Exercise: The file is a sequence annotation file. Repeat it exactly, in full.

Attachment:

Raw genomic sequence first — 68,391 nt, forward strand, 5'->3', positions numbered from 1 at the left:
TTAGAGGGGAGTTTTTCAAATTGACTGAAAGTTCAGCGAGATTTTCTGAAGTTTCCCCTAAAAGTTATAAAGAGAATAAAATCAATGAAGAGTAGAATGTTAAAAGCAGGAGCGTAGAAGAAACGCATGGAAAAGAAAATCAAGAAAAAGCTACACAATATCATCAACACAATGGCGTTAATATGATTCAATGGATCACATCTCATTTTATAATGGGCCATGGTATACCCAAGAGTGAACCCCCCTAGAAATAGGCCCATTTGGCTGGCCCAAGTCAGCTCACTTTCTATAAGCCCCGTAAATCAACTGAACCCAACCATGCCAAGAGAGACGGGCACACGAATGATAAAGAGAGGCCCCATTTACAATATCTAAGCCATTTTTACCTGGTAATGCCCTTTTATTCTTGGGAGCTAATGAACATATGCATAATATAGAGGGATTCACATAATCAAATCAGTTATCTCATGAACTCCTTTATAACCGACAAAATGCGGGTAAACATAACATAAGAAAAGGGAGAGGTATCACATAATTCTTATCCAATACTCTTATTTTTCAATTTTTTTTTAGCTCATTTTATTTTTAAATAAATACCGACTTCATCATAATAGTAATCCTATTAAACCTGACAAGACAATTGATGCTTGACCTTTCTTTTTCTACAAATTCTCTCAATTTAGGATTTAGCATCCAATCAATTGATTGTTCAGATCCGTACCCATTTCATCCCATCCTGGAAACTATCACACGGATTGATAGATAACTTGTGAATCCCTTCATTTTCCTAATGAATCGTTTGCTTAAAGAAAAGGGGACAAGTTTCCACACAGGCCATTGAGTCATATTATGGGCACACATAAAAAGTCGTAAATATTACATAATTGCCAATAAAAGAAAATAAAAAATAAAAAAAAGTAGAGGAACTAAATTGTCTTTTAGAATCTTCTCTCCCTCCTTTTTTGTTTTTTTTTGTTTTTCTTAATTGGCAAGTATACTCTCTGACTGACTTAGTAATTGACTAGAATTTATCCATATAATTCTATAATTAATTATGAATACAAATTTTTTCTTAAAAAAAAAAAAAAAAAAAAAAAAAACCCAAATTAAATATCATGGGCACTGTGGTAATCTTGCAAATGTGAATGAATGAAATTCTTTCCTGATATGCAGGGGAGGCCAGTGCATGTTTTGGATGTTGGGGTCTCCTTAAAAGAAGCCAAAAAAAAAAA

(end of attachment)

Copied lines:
Raw genomic sequence first — 68,391 nt, forward strand, 5'->3', positions numbered from 1 at the left:
TTAGAGGGGAGTTTTTCAAATTGACTGAAAGTTCAGCGAGATTTTCTGAAGTTTCCCCTAAAAGTTATAAAGAGAATAAAATCAATGAAGAGTAGAATGTTAAAAGCAGGAGCGTAGAAGAAACGCATGGAAAAGAAAATCAAGAAAAAGCTACACAATATCATCAACACAATGGCGTTAATATGATTCAATGGATCACATCTCATTTTATAATGGGCCATGGTATACCCAAGAGTGAACCCCCCTAGAAATAGGCCCATTTGGCTGGCCCAAGTCAGCTCACTTTCTATAAGCCCCGTAAATCAACTGAACCCAACCATGCCAAGAGAGACGGGCACACGAATGATAAAGAGAGGCCCCATTTACAATATCTAAGCCATTTTTACCTGGTAATGCCCTTTTATTCTTGGGAGCTAATGAACATATGCATAATATAGAGGGATTCACATAATCAAATCAGTTATCTCATGAACTCCTTTATAACCGACAAAATGCGGGTAAACATAACATAAGAAAAGGGAGAGGTATCACATAATTCTTATCCAATACTCTTATTTTTCAATTTTTTTTTAGCTCATTTTATTTTTAAATAAATACCGACTTCATCATAATAGTAATCCTATTAAACCTGACAAGACAATTGATGCTTGACCTTTCTTTTTCTACAAATTCTCTCAATTTAGGATTTAGCATCCAATCAATTGATTGTTCAGATCCGTACCCATTTCATCCCATCCTGGAAACTATCACACGGATTGATAGATAACTTGTGAATCCCTTCATTTTCCTAATGAATCGTTTGCTTAAAGAAAAGGGGACAAGTTTCCACACAGGCCATTGAGTCATATTATGGGCACACATAAAAAGTCGTAAATATTACATAATTGCCAATAAAAGAAAATAAAAAATAAAAAAAAGTAGAGGAACTAAATTGTCTTTTAGAATCTTCTCTCCCTCCTTTTTTGTTTTTTTTTGTTTTTCTTAATTGGCAAGTATACTCTCTGACTGACTTAGTAATTGACTAGAATTTATCCATATAATTCTATAATTAATTATGAATACAAATTTTTTCTTAAAAAAAAAAAAAAAAAAAAAAAAAACCCAAATTAAATATCATGGGCACTGTGGTAATCTTGCAAATGTGAATGAATGAAATTCTTTCCTGATATGCAGGGGAGGCCAGTGCATGTTTTGGATGTTGGGGTCTCCTTAAAAGAAGCCAAAAAAAAAAA